Common sense is a slippier concept than you might think. Common sense, after all, might suggest you don’t put Jacob Rees-Mogg in the Cabinet. But if you have put Rees-Mogg in the Cabinet, common sense might then dictate you do not compound this avoidable error by sending him onto the radio to defend or advance government policy. Radio, much more than television, is a place pock-marked with traps for unwary politicians. And Mr Rees-Mogg is an unwary creature indeed.
A persona must be maintained, after all, even if doing so leads a politician into trouble. This is the problem with politicians whose appeal – to the extent it exists at all – is not much more than a kind of branding exercise. Mr Rees-Mogg has so thoroughly immersed himself in the peculiar fantasy of his own brand that he cannot escape it. He is not the only politician to hobble himself in this fashion. Boris Johnson and Jeremy Corbyn are each, in their own ways, confined by the limits of their brand. They must act according to type or risk undoing the very attributes that have brought them to prominence in the first place.
So when Mr Rees-Mogg suggests, however much he might wish it otherwise, that residents in Grenfell Tower who heeded the fire brigade’s advice to stay put in their flats lacked 'common sense' he is, however much you might think he has a point, very much 'on brand'. And on one level, you can understand his point: remaining in the building seems counter-intuitive. It lacks common sense.
But then there is this too: should you find yourself in such an appalling situation do you heed the advice of fire experts – who, after all, know more about these matters than you – or do you ignore it? Heeding the advice could be reckoned 'common sense' too. And in moments of high confusion, when so much seems uncertain and even unknowable, it takes courage or daring or even, perhaps, a certain recklessness to ignore the advice given by those people in authority who must, surely, have some good reasons for recommending a particular course of action.
The headlines for Mr Rees-Mogg and his party will be terrible and they are made worse, much worse, by the fact his remarks are so very easily perceived as being so very 'on-brand'. Hark at the patrician Tory talking down to the common folk; gasp at his apparent heartlessness. Wonder at how it came to be that this man, the proud owner of a carefully crafted reactionary persona, is at the heart of the British government. In 2019.
Some reactions will be severely extreme and lapse into unfairness. But even Mr Rees-Mogg’s defenders or those inclined to grant him some measure of the benefit of the doubt, must surely concede that some of his critics have a point too. For Rees-Mogg’s sin here is an original one. The question is not whether he really thinks Grenfell residents were foolish – I doubt he believes that (and he has since apologised for the remarks) – but whether he can demonstrate the empathy required to sympathise with their predicament.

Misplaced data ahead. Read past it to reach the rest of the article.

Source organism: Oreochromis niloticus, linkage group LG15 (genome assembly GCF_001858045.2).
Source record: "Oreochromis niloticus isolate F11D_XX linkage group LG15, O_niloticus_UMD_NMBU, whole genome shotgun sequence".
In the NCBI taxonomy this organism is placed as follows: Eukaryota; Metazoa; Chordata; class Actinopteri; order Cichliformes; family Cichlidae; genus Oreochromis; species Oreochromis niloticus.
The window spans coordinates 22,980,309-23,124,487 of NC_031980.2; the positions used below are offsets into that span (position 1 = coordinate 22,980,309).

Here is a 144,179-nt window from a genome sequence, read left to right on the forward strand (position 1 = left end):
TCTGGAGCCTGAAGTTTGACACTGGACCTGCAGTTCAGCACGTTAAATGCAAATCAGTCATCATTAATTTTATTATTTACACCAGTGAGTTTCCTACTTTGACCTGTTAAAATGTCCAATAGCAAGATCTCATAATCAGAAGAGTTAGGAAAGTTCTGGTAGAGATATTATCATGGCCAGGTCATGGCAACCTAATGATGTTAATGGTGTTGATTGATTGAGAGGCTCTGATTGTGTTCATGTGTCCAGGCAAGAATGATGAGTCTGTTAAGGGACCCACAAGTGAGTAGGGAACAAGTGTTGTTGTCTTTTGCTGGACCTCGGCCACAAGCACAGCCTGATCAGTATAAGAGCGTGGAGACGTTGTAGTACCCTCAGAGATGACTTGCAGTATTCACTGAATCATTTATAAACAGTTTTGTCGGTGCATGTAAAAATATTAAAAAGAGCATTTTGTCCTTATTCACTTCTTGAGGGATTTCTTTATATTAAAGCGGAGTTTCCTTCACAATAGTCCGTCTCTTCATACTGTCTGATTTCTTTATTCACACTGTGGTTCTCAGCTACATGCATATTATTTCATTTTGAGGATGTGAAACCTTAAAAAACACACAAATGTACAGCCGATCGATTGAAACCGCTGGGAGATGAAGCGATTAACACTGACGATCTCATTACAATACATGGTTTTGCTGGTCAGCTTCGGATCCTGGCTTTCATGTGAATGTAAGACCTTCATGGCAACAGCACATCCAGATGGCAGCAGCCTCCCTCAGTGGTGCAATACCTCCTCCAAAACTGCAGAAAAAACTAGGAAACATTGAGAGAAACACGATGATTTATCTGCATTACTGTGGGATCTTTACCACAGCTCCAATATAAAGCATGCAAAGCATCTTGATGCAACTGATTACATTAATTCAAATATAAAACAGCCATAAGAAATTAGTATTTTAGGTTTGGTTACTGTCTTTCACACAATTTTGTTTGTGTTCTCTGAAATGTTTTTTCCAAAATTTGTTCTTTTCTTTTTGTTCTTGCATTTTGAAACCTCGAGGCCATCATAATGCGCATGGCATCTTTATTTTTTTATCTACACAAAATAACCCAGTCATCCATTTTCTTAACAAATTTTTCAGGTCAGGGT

In that sense, Grenfell is merely a small, if horrific, representation of the whole. By what right, and to what degree, can a politician such as Jacob Rees-Mogg appreciate or understand or empathise with the lives of voters whose experiences are so very far removed from his own? There are rather of lot of these voters, after all. This is not a difficult question and it is one answered again by his interview with Nick Ferrari this morning.
The Conservative party’s original sin is that it is the party for the affluent and the comfortable. This is not, and never has been, the whole truth about the Conservative party but it is a truth sufficiently significant as to require constant mitigation in the same way as the Labour party must, in modern Britain where the middle-class are as numerous as the working-class, always remind itself that it must be more than just a party for the workers.
Jacob Rees-Mogg, whatever his personal qualities and however polite he may be in person, is a walking reiteration of some of the Tory party’s weakest attributes. We all know that presentation and perception matter in politics just as we know that some people lack the standing to say things that might be accepted were they said by other, rather different, people. The blunder, then, was not just what Rees-Mogg said but that it was said by Rees-Mogg.
His appeal, such as it may be, is a question of style and attitude. There are those who like his schtick but it is a performance whose attraction is neither wide nor real; fine as an occasional diversion or period-piece entertainment but not, in the end, something to be taken seriously. Which since Jacob Rees-Mogg would very much like to be taken seriously is a problem for him.
And the difficulty for Rees-Mogg is that when he talks of 'common sense' in relation to something like the Grenfell tragedy he will, just for a moment, actually be taken seriously. Because, just as when Jeremy Corbyn expresses his admiration for the Bolivarian revolution in Venezuela, these remarks indicate something important about what he really thinks or, rather, how he really sees the world. The deeper truth is more significant than the meaning of the words themselves.
That, in the end, is a question of brand too and it is why just as Corbyn is a poor vehicle for Labourism so Rees-Mogg is a dreadful carrier of the Tory message. If you wish to confront and refute stereotypes, you do not put the embodiment of those stereotypes into situations where they can only confirm them. You can build your brand, for sure, but eventually you will be imprisoned by it too.